We also spent a lot of time poring over how disgustingly misogynistic the cyber mob became. Because although there were plenty of types harassment enacted against Anita that could have been towards either males or females, the cyber mob additionally felt the need to attack Anita's gender specifically. They used threats of rape and sexual assault as a weapon to the point where pornographic images were given Anita's likeness and shown being raped by various video game characters. Because our devising group is mostly composed of women, this was particularly disturbing.

 It seems that once the element of facelessness is incorporated, it becomes all too easy for threats and violence to take a very gender specific angle. I feel that cyber harassment is a huge issue at this time. In the same way that drivers on the road are able to shout nasty things at one another when they can't be heard or seen by other drivers, angry people on the internet seem to feel that the hatefulness they show towards others somehow doesn't count if the person is not there in front of them. But the pain inflicted by these cyber bullies can be very real and frightening for the victims. In fact, there have been many news stories about school-age children committing suicide because bullies from their schools took to the internet to humiliate and devalue their victims. So overall, Anita's TED talk led me to think about the thousands of people this happens to every day and why this nastiness occurs on a much grander scale when there is an element of anonymity involved."

-Arielle Fodor

Monday, May 12, 2014

Devising Process - Technology Through the Ages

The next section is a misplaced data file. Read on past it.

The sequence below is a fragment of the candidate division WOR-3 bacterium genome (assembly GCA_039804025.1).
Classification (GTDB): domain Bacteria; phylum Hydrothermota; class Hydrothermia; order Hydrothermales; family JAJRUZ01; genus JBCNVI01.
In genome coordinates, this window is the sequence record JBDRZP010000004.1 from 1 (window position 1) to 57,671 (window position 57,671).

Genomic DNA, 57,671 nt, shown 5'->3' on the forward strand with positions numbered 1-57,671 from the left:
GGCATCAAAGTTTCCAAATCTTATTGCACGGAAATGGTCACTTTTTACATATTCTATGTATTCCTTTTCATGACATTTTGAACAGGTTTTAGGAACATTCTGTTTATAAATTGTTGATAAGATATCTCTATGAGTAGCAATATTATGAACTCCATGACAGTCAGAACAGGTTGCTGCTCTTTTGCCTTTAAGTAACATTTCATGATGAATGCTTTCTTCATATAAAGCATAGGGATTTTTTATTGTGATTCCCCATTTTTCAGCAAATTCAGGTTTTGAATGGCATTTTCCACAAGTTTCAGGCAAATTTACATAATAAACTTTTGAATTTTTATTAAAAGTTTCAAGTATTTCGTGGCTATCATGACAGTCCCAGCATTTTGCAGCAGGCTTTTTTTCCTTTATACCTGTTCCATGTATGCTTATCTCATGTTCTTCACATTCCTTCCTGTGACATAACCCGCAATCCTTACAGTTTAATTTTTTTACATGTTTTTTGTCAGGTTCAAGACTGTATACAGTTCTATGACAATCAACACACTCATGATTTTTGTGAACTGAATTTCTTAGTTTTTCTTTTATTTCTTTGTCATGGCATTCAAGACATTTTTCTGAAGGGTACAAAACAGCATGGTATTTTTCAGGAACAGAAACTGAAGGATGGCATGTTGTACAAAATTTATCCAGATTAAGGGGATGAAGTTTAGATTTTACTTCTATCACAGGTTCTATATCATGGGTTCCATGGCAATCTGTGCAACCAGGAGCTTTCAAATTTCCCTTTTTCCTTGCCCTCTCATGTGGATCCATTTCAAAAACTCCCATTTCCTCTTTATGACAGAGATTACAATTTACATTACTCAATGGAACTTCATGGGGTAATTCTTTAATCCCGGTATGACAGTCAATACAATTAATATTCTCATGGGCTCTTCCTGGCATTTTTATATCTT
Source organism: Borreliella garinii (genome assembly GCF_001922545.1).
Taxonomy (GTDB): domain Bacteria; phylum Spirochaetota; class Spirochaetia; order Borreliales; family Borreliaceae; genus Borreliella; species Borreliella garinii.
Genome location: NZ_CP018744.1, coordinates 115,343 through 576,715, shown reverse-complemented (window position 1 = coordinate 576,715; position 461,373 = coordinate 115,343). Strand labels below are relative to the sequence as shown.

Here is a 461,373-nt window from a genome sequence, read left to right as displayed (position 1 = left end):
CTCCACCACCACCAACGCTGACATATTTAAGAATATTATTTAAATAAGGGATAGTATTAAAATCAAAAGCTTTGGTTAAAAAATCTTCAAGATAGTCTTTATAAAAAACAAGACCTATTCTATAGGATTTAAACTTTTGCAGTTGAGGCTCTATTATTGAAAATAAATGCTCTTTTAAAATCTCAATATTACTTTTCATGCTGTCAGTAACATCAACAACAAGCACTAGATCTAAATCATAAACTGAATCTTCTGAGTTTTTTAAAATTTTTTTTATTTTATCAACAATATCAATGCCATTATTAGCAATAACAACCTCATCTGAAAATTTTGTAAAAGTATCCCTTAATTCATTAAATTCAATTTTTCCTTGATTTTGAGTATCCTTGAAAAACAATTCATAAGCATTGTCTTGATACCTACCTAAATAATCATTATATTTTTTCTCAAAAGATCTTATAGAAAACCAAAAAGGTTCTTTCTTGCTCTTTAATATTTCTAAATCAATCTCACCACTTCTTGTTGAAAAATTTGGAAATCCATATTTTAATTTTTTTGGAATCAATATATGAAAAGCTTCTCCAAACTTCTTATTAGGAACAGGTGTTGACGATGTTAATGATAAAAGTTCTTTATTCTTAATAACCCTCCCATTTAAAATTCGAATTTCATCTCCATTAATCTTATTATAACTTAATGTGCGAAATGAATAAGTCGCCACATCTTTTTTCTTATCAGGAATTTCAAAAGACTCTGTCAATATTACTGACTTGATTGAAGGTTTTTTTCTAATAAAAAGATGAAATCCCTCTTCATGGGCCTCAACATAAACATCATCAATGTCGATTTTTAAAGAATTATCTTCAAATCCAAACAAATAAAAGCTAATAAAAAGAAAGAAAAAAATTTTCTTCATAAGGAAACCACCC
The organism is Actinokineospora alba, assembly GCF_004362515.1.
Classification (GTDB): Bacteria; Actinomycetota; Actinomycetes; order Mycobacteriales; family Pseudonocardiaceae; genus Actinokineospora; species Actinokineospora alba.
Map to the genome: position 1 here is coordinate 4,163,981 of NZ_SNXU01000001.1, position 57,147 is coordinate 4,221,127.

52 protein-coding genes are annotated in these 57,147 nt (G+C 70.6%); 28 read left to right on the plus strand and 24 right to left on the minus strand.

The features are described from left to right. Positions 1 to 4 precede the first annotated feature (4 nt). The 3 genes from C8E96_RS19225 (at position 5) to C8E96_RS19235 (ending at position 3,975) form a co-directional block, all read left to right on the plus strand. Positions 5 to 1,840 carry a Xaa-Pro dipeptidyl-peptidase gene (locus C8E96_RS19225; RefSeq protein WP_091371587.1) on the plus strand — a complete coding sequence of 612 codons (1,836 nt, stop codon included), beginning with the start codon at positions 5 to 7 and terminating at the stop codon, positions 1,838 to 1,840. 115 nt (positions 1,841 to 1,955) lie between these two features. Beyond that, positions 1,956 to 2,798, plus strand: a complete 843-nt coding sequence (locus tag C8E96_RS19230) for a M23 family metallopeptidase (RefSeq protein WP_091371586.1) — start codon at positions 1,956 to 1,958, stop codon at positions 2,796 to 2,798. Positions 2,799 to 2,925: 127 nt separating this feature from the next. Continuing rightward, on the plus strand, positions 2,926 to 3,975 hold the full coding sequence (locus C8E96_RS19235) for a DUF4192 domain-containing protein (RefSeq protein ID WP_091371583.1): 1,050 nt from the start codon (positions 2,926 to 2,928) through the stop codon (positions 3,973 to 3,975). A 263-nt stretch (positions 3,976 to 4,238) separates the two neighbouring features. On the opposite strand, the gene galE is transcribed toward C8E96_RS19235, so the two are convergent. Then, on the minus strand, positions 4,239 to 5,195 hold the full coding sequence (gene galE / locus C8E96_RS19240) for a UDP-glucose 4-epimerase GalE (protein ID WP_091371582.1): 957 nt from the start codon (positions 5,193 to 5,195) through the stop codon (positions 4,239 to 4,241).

The ensemble of Pepperdine students attending the Edinburgh Fringe Festival this summer met for a week of intensive work-shopping to design and devise the piece that we will continue to develop and eventually perform on our journey in Scotland.

During this week the many thoughts and talents of our eighteen ensemble members kicked off our devising with a variety of possibilities. We had many discussions centered on technology and specifically looking into the pros and cons of the influence that technology has had on our generation and society. We watched a variety of TED talks and shared our own experiences and relationships relating to the root of our design. We used outlets of dance, spoken word, scenes, scenarios, musical compositions, and spacial relationships to personalize, experiment, and begin to build a piece of theatre.

A great source of inspiration during the week was a quote that was presented by Sarah, a designer in the company:
Our youth now love luxury. They have bad manners, contempt for authority; they show disrespect for their elders and love chatter in place of exercise; they no longer rise when elders enter the room; they contradict their parents, chatter before company; gobble up their food and tyrannize their teachers” –Socrates
This led us to our most passionate topic of conversation and a series of important questions. Are we really so different as a generation dependent on technology, or has it been this way throughout time? A cycle of developments in society that the “elders” of the time view as reckless or foreign may just be a natural reaction to change? Or is the recent technological dependency really a new height, stemming from our growing loneliness and longing to mask ourselves in social interactions?

I personally believe that technology is a wonderful thing when used to seek connection to those we might lose otherwise, but it is very common for our youth to use it as a kind of barrier or mask when connecting with other people. This has created a society of lonely individuals not quite secure in themselves and clinging to technology as a crutch and security blanket. I do agree with the quote that Sarah found, and believe that this has been the case for generations. People, by nature, are going to cling to things that are new, exciting, and can offer a sense of security that did not exist before. The evolving society may be progressing and changing, but the human condition remains the same.

-Alexis Fitting